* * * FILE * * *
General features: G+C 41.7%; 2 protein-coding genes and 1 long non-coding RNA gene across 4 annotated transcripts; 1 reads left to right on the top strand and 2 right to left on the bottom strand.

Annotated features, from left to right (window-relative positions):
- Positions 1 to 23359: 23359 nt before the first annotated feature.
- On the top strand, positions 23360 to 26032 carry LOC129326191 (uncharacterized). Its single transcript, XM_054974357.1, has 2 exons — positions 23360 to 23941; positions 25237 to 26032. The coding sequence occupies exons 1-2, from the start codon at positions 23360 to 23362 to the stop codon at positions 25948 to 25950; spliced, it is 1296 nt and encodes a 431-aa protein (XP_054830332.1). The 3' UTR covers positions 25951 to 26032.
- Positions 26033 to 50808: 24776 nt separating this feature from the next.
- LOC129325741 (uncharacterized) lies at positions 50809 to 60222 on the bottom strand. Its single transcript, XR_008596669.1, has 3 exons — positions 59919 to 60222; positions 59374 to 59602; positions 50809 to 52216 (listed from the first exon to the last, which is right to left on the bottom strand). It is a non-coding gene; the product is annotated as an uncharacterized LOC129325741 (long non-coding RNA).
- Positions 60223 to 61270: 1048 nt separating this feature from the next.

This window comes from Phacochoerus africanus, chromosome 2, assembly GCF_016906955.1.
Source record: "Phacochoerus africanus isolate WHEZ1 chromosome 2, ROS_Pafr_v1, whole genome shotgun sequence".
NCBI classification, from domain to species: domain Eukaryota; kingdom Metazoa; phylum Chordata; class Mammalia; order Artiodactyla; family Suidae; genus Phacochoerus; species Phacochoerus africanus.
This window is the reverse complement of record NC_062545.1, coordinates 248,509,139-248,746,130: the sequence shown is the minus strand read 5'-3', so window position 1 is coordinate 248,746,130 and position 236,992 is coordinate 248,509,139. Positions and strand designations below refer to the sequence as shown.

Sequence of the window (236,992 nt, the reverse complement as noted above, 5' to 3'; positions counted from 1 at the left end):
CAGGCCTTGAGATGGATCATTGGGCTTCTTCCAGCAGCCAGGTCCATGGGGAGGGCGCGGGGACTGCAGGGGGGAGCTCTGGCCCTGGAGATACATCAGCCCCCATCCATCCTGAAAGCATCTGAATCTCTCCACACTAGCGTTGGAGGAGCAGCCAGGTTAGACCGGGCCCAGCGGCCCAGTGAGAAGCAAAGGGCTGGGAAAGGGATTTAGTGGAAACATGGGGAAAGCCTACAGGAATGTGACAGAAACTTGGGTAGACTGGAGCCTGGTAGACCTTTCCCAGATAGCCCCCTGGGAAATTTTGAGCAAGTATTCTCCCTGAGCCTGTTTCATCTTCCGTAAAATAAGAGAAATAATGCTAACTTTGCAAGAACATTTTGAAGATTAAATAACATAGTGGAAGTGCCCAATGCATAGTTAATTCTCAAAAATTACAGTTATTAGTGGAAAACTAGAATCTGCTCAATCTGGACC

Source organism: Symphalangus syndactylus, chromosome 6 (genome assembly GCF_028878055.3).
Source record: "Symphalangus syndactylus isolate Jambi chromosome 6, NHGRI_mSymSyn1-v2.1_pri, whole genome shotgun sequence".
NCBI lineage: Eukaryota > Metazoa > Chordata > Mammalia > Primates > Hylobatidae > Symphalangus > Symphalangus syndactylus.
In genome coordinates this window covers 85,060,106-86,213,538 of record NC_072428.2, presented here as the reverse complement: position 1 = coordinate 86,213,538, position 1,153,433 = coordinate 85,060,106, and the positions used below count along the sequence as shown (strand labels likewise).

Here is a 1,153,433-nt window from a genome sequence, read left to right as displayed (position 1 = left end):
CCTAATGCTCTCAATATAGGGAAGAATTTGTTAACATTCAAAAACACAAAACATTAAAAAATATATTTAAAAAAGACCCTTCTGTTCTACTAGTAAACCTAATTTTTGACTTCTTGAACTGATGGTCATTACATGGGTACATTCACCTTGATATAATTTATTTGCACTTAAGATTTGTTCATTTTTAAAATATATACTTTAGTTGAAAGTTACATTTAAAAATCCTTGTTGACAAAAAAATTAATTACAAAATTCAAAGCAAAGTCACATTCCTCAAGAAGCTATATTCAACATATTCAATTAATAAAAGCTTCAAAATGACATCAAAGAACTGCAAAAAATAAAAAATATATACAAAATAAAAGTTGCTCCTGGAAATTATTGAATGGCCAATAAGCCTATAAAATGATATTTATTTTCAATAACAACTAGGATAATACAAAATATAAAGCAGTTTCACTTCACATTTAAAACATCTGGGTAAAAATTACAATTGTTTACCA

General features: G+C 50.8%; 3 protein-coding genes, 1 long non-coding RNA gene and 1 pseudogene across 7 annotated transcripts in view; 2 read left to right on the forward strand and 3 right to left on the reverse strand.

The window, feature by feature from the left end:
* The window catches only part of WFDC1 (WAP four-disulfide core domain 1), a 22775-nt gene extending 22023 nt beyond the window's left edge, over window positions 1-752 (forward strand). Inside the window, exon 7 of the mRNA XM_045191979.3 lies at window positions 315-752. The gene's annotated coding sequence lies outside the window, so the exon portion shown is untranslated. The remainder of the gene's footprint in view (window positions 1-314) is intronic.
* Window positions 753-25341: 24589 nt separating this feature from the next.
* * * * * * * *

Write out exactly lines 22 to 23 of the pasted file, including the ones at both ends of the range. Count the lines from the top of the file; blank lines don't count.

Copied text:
* The window catches only part of WFDC1 (WAP four-disulfide core domain 1), a 22775-nt gene extending 22023 nt beyond the window's left edge, over window positions 1-752 (forward strand). Inside the window, exon 7 of the mRNA XM_045191979.3 lies at window positions 315-752. The gene's annotated coding sequence lies outside the window, so the exon portion shown is untranslated. The remainder of the gene's footprint in view (window positions 1-314) is intronic.
* Window positions 753-25341: 24589 nt separating this feature from the next.